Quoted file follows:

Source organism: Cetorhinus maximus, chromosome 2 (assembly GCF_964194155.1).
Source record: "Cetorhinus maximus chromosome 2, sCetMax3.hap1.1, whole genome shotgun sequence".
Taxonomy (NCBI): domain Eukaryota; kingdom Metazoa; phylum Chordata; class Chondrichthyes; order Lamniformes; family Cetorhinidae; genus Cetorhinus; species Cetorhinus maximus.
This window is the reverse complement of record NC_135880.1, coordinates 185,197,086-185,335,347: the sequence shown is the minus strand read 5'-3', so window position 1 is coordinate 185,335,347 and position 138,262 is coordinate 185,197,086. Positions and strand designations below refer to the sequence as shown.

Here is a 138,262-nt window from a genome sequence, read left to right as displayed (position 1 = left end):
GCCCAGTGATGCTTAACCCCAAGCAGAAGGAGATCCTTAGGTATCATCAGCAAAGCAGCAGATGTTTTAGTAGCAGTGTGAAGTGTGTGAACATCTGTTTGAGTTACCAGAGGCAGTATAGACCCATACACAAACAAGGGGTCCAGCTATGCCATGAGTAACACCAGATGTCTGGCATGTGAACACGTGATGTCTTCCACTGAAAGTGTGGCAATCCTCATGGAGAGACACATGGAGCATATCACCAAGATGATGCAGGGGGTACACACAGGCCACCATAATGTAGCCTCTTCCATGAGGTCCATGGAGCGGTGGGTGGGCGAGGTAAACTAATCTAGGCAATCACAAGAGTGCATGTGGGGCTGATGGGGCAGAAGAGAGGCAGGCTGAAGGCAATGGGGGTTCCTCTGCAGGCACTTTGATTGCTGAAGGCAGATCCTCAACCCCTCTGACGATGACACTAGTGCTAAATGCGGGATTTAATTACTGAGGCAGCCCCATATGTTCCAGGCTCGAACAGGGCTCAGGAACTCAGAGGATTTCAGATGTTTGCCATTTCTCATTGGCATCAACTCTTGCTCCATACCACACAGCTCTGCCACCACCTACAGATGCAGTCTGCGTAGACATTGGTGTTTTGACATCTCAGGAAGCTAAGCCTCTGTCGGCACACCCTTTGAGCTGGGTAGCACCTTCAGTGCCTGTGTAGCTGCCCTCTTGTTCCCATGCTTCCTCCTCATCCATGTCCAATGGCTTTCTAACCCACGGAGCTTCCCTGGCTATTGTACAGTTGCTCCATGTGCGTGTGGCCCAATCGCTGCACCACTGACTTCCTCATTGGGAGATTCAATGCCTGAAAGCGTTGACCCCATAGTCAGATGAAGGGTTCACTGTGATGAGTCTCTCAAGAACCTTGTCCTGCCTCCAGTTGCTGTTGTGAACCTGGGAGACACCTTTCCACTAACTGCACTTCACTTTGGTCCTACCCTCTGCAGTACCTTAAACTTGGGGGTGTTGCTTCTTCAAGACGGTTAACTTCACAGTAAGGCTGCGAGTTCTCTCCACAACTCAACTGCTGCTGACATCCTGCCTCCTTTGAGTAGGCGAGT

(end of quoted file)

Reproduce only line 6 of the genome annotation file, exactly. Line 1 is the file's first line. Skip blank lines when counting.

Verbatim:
GCCCAGTGATGCTTAACCCCAAGCAGAAGGAGATCCTTAGGTATCATCAGCAAAGCAGCAGATGTTTTAGTAGCAGTGTGAAGTGTGTGAACATCTGTTTGAGTTACCAGAGGCAGTATAGACCCATACACAAACAAGGGGTCCAGCTATGCCATGAGTAACACCAGATGTCTGGCATGTGAACACGTGATGTCTTCCACTGAAAGTGTGGCAATCCTCATGGAGAGACACATGGAGCATATCACCAAGATGATGCAGGGGGTACACACAGGCCACCATAATGTAGCCTCTTCCATGAGGTCCATGGAGCGGTGGGTGGGCGAGGTAAACTAATCTAGGCAATCACAAGAGTGCATGTGGGGCTGATGGGGCAGAAGAGAGGCAGGCTGAAGGCAATGGGGGTTCCTCTGCAGGCACTTTGATTGCTGAAGGCAGATCCTCAACCCCTCTGACGATGACACTAGTGCTAAATGCGGGATTTAATTACTGAGGCAGCCCCATATGTTCCAGGCTCGAACAGGGCTCAGGAACTCAGAGGATTTCAGATGTTTGCCATTTCTCATTGGCATCAACTCTTGCTCCATACCACACAGCTCTGCCACCACCTACAGATGCAGTCTGCGTAGACATTGGTGTTTTGACATCTCAGGAAGCTAAGCCTCTGTCGGCACACCCTTTGAGCTGGGTAGCACCTTCAGTGCCTGTGTAGCTGCCCTCTTGTTCCCATGCTTCCTCCTCATCCATGTCCAATGGCTTTCTAACCCACGGAGCTTCCCTGGCTATTGTACAGTTGCTCCATGTGCGTGTGGCCCAATCGCTGCACCACTGACTTCCTCATTGGGAGATTCAATGCCTGAAAGCGTTGACCCCATAGTCAGATGAAGGGTTCACTGTGATGAGTCTCTCAAGAACCTTGTCCTGCCTCCAGTTGCTGTTGTGAACCTGGGAGACACCTTTCCACTAACTGCACTTCACTTTGGTCCTACCCTCTGCAGTACCTTAAACTTGGGGGTGTTGCTTCTTCAAGACGGTTAACTTCACAGTAAGGCTGCGAGTTCTCTCCACAACTCAACTGCTGCTGACATCCTGCCTCCTTTGAGTAGGCGAGT